Constipation is reported to affect approximately 33% of the general population. Constipation can be categorized as slow transit constipation or defecatory disorder. In slow transit constipation, the body is having difficulty or is not able to effectively move the bolus of stool through the large intestine and the rectum in order to be expelled. There can be several different reasons for this and seeing a pelvic physical therapist can be a conservative form of treatment that may help you improve your constipation issues. Slow transit constipation can result in increased bloating and abdominal distension which can adversely affect the pelvic floor muscles. The pelvic floor muscles are then subjected to increased pressure exerted upon them and can weaken over a period of time.
Defecation disorders are usually seen as an impairment in coordination of the pelvic floor muscles and the anal sphincters. For normal defecation, the pelvic floor muscles relax and have a downward movement that decreases the tension in the pelvis. This, along with the internal and external anal sphincters relaxing and opening, allows for stool to be evacuated. When someone is having difficulty defecating, there is usually high resting pressures and incomplete relaxation of the pelvic floor muscles seen on biofeedback or on a functional MRI. Patients will usually report straining when trying to have a bowel movement, thin hard stools, pebble like stools, hard stools with watery diarrhea, or feelings of incomplete emptying of the bowels.
Treatment for defecatory disorders usually focuses on increasing fluid and fiber intake, and downtraining to achieve full relaxation of the pelvic floor muscles. Positioning on the toilet is important and using a small step stool to ensure that the knees are higher than your hips may be helpful. Abdominal massage may assist with slow transit constipation and focusing on breathing may improve results. The goal is to improve coordination and relaxation to have complete evacuation without unnecessary straining.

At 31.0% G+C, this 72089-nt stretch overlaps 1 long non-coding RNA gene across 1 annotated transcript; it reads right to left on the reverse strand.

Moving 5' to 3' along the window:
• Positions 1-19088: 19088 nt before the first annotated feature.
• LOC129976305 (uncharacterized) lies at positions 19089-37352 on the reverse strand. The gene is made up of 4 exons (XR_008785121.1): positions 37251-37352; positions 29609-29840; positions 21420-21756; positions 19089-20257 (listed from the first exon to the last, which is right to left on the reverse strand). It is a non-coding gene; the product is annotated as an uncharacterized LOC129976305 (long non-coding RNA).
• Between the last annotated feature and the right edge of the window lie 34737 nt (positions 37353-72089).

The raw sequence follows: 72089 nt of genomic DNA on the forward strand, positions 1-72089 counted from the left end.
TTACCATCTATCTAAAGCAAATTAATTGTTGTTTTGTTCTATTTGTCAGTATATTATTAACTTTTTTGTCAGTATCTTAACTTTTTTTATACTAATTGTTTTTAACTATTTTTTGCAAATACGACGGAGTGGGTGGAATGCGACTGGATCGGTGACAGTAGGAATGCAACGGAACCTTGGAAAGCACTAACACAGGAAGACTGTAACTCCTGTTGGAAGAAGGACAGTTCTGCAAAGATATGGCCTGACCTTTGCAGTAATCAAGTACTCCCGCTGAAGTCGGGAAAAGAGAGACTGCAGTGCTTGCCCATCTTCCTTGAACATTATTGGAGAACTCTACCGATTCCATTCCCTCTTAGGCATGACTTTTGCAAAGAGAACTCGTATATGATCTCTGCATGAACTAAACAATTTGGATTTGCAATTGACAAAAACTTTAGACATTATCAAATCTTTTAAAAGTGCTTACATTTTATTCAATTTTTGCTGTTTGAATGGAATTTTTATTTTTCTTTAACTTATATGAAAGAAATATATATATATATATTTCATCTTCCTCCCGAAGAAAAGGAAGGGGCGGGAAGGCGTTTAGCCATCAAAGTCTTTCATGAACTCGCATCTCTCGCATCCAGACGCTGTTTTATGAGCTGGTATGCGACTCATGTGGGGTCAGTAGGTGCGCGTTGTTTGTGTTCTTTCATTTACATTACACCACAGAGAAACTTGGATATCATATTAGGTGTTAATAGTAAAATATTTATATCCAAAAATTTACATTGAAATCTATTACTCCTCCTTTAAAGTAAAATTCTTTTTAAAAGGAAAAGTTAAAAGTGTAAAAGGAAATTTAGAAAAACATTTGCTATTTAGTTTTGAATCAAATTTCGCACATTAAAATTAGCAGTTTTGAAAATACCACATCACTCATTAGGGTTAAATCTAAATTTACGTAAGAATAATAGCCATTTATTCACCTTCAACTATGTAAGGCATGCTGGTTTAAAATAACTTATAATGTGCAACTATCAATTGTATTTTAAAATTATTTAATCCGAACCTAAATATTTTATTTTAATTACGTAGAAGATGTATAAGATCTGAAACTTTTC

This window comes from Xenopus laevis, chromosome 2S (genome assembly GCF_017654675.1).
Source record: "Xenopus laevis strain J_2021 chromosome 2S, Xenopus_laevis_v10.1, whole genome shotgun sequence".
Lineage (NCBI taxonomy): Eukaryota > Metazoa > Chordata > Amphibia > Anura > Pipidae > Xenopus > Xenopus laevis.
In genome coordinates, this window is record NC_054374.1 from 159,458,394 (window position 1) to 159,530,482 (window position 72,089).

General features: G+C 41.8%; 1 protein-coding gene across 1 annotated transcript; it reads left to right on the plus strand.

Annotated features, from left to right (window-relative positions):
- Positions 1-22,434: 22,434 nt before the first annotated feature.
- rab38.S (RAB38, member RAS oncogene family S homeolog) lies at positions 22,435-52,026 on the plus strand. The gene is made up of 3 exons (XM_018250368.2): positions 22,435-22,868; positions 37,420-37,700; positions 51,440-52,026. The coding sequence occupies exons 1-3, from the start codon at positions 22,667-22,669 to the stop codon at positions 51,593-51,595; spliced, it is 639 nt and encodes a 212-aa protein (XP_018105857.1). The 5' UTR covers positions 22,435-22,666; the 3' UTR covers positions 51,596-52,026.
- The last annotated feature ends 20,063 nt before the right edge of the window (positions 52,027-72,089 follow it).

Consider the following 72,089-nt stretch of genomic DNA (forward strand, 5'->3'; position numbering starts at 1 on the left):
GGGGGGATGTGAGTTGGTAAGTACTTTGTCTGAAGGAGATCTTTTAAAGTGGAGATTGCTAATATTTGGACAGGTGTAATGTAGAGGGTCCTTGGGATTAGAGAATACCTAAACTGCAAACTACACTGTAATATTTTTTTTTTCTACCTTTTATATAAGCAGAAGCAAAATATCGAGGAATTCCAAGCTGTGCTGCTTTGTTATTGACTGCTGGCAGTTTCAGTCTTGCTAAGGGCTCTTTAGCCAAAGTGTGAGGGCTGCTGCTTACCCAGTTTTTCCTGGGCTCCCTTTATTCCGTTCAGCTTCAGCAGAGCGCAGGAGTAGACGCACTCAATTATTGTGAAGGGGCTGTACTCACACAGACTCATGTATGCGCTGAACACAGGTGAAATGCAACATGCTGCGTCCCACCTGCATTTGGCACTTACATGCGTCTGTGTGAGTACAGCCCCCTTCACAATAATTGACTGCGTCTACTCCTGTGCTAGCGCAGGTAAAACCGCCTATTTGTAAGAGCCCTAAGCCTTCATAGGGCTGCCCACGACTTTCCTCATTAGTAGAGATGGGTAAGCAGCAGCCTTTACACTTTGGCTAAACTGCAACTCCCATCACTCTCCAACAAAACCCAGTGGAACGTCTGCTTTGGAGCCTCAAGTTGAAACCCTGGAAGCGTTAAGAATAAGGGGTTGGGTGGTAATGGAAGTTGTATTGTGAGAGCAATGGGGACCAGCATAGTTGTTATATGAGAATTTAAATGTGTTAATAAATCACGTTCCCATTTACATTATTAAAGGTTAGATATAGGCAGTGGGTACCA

Using the Kehel in the vagina may help with relaxation of the pelvic floor muscles including the posterior muscles. The Kehel is not meant to be used in the rectum. The manual mode and massage mode are more helpful than the strengthening games when relaxation of the pelvic floor muscles is the goal. Both the manual and massage modes can help to facilitate full relaxation of the pelvic floor muscles. While in the manual mode, the objective is to get the graph line as close to zero as possible by relaxing or performing a reverse kegel exercise.
For further instructions, please refer to these videos and articles:
How to Relax Your Pelvic Floor Muscles with the Kehel Manual Training Mode
How to Use the Massage Mode for Relaxation or Strengthening
If home treatment does not improve your constipation issues, please seek out the assistance of a pelvic physical therapist for further assessment and possible behavioral modification treatments.
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